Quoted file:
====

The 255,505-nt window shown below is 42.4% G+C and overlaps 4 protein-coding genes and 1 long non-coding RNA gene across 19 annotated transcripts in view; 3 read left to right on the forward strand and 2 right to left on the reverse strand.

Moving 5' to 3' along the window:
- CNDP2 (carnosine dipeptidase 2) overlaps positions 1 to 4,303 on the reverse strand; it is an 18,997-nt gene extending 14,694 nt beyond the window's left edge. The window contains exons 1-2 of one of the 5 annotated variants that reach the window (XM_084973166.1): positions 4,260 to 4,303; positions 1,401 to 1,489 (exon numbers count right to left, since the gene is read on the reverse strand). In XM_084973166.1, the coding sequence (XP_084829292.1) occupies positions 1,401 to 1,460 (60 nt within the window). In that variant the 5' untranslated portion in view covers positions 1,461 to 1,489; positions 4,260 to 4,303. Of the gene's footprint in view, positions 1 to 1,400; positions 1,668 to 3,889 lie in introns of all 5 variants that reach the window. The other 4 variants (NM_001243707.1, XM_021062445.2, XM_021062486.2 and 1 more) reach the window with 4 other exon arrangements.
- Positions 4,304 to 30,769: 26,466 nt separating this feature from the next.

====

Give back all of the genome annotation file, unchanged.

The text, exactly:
The 255,505-nt window shown below is 42.4% G+C and overlaps 4 protein-coding genes and 1 long non-coding RNA gene across 19 annotated transcripts in view; 3 read left to right on the forward strand and 2 right to left on the reverse strand.

Moving 5' to 3' along the window:
- CNDP2 (carnosine dipeptidase 2) overlaps positions 1 to 4,303 on the reverse strand; it is an 18,997-nt gene extending 14,694 nt beyond the window's left edge. The window contains exons 1-2 of one of the 5 annotated variants that reach the window (XM_084973166.1): positions 4,260 to 4,303; positions 1,401 to 1,489 (exon numbers count right to left, since the gene is read on the reverse strand). In XM_084973166.1, the coding sequence (XP_084829292.1) occupies positions 1,401 to 1,460 (60 nt within the window). In that variant the 5' untranslated portion in view covers positions 1,461 to 1,489; positions 4,260 to 4,303. Of the gene's footprint in view, positions 1 to 1,400; positions 1,668 to 3,889 lie in introns of all 5 variants that reach the window. The other 4 variants (NM_001243707.1, XM_021062445.2, XM_021062486.2 and 1 more) reach the window with 4 other exon arrangements.
- Positions 4,304 to 30,769: 26,466 nt separating this feature from the next.